Silicon Valley’s new “rescue apps” are at best futile and at worst just another way to profit from disaster, says Andrew Smart
In the literal wakes of three of the most powerful storms to strike the United States in history, the newest fad to engulf the tech industry is rescue apps. Yes, the answer to monster storms and destruction fuelled and amplified by human – read capitalist -induced global warming is: apps.
The internet was amused by the story about a person who proposed going out into the street and firing guns at the approaching hurricane Irma. The patent absurdity of this recalls the mortally wounded Tom Hanks shooting his pistol at an approaching German tank in Saving Private Ryan: Hank’s character is dying, knows all hope is lost for him, and so fires his pistol at the tank in futile last act of desperation. Naturally Hanks is unaware of the approaching US reinforcements behind him who bomb the tank right at the same time – and we get a dramatic Spielberg moment when the tank suddenly explodes seemingly in response to Hank’s pistol.
Unfortunately for us now as we face the spectre of a climate rapidly spiralling out of the stable equilibrium that has allowed human civilisation to develop in the first place, there is no reinforcement army behind us. Like shooting a pistol at a panzer or a goddamn hurricane; shooting apps at disasters is a futile act of desperation. The dire predictions of the climate scientists are continually being revised to be even more dire. Using phrases like “catastrophic warming” is apparently not enough for human society to quit its oil habit. It is unclear how many more psychotic storms are necessary before the United States acts.
Of course, the sincerely well-meaning millennial techies thinking that apps are a solution to the catastrophic impacts of global warming cannot be blamed for their myopia. And if these apps manage to have real practical benefit in disasters then we should applaud them. But there is something insidious underneath the evergreen-but-misguided optimism in the tech industry. Behind each of these apps that are ostensibly created out of a genuine desire to help and save people is an investor who has no other genuine desire than to make money.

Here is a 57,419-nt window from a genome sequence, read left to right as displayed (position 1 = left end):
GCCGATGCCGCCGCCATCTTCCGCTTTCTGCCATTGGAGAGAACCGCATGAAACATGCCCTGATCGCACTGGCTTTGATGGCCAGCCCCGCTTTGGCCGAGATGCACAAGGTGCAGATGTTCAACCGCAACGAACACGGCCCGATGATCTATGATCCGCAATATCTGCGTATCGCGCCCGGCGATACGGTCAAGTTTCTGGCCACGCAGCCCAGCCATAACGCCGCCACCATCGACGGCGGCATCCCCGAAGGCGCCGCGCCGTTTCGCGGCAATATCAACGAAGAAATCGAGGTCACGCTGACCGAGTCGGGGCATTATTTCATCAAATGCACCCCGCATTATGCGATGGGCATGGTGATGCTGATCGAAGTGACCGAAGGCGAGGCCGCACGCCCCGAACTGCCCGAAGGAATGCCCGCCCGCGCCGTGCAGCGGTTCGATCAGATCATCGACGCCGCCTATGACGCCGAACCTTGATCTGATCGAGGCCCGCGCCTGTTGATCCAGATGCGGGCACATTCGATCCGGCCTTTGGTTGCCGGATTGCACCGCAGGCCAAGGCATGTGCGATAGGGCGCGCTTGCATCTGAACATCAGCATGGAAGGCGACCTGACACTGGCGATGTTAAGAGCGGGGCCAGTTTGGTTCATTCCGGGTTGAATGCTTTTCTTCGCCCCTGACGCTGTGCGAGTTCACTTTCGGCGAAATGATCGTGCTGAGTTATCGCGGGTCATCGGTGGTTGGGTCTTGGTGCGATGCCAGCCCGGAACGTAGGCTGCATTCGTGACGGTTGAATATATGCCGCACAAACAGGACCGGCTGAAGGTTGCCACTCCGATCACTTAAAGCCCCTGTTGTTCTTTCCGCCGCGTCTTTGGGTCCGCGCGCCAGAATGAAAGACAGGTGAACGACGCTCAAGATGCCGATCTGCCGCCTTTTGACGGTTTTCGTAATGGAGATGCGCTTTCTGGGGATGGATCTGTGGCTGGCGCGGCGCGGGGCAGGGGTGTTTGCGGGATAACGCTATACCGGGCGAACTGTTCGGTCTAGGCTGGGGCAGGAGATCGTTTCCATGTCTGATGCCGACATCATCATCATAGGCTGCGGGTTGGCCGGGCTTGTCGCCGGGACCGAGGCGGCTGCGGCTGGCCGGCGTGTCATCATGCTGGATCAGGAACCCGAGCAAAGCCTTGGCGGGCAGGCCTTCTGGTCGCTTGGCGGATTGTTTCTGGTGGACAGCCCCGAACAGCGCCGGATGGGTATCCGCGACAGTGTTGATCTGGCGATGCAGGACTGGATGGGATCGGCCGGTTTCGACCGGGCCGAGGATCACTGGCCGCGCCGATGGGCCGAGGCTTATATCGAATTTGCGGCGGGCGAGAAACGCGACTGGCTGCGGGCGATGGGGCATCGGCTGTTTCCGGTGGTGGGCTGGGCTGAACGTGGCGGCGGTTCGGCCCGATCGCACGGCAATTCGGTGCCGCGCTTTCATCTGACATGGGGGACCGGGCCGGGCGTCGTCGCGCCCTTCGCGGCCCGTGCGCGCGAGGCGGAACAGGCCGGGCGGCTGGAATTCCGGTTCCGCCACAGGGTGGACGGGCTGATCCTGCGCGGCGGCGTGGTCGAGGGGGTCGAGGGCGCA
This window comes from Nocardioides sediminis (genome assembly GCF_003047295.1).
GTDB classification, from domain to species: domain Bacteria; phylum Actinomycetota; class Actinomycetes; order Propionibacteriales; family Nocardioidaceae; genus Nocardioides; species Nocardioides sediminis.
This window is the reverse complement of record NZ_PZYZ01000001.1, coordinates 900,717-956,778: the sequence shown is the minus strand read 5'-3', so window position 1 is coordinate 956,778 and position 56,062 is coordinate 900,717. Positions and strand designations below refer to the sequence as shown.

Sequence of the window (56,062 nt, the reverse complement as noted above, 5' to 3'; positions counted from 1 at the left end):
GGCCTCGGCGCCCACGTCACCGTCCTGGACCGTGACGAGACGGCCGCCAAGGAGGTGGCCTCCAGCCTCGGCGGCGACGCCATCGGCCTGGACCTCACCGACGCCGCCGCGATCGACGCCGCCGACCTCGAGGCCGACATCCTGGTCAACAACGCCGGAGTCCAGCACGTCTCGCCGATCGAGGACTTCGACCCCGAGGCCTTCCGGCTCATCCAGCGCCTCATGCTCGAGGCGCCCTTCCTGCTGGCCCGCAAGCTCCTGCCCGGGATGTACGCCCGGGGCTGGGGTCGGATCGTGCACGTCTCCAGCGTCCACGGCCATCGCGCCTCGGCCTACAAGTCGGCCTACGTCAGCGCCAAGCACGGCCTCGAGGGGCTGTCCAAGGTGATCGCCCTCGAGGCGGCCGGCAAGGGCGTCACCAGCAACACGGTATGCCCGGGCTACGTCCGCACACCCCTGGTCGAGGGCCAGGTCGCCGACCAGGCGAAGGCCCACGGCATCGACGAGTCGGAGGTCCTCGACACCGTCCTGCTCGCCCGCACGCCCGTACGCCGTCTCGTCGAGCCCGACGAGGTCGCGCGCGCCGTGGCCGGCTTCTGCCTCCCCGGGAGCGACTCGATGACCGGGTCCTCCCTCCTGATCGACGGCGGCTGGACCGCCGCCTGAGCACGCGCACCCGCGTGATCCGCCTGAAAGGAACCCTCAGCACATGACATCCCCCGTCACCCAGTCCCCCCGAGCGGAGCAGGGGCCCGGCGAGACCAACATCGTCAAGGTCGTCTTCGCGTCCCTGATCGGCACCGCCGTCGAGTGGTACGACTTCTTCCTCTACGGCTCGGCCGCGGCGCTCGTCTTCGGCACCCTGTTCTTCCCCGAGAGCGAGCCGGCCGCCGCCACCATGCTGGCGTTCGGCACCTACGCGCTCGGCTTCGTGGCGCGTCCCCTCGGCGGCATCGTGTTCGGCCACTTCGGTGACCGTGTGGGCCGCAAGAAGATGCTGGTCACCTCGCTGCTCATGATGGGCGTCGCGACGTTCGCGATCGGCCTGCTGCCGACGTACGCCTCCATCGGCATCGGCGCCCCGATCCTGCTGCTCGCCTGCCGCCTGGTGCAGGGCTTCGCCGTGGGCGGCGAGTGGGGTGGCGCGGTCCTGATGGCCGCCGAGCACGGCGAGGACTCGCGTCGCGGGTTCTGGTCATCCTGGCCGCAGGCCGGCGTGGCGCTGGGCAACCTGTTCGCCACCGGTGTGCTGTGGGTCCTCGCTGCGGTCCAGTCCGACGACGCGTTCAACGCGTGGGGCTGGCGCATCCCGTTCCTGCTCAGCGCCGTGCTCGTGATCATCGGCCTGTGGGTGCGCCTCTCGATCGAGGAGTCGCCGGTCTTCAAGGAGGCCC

Rescue apps are almost like a white flag of surrender to global warming and a tacit acknowledgement that we’re fucked. But what’s really driving this fad is again the very capitalist logic that got us into this mess. Why would disaster apps be a viable idea in the first place? Because we’re going to be having more and bigger catastrophic weather events: i.e., there’s a future market in disasters. There is no other reason anyone would be interested in creating rescue apps. This is also exactly how pharmaceutical companies view the increasing prevalence of life-style related diabetes: as a huge market for their medicine. Pharmaceutical companies have no more incentive to help prevent diabetes than drug dealers have to help prevent the conditions that lead to addiction. Of course, the treatments for diabetes should be made and be (cheaply) made available to people suffering from this disease– but it would be far cheaper and better to prevent diabetes in the first place. But that would require a complete transformation of our industrially produced food and sedentary lifestyles.
Thousands of work hours will be devoted to programming and marketing rescue apps, hours that could instead be devoted to driving the political change that will be necessary if human civilization has any hope . These two things could go on in parallel – but they don’t. The tech industry will pat itself on the back and proclaim to the flooded and burning world that it is the only force for good capable of saving us all with the same thing it thinks can fix any imaginable problem: an app. Traffic-clogged cities with crumbling public transportation and infrastructure? We get Uber. An explosion of diabetes and obesity? We get Apple HealthKit. Now, as we get storms the size of Ohio with more energy than atomic bombs we get rescue apps.
The problem is not the tech industry doing the only thing it knows how to do, the problem is confusing computer programming with doing anything more than slapping a flimsy Band-Aid on severe structural and ecological crises that require massive social, political and cultural movements to truly fix. Uber is making San Francisco’s transportation problems worse, not to mention all of Uber’s problems with sexual harassment. Apple HealthKit does not on average appear to make people eat better or exercise. Just like rescue apps will not do anything about global warming.
But maybe we can only at this point accept we are headed for a future of extreme climate events and program apps that will help find flood victims.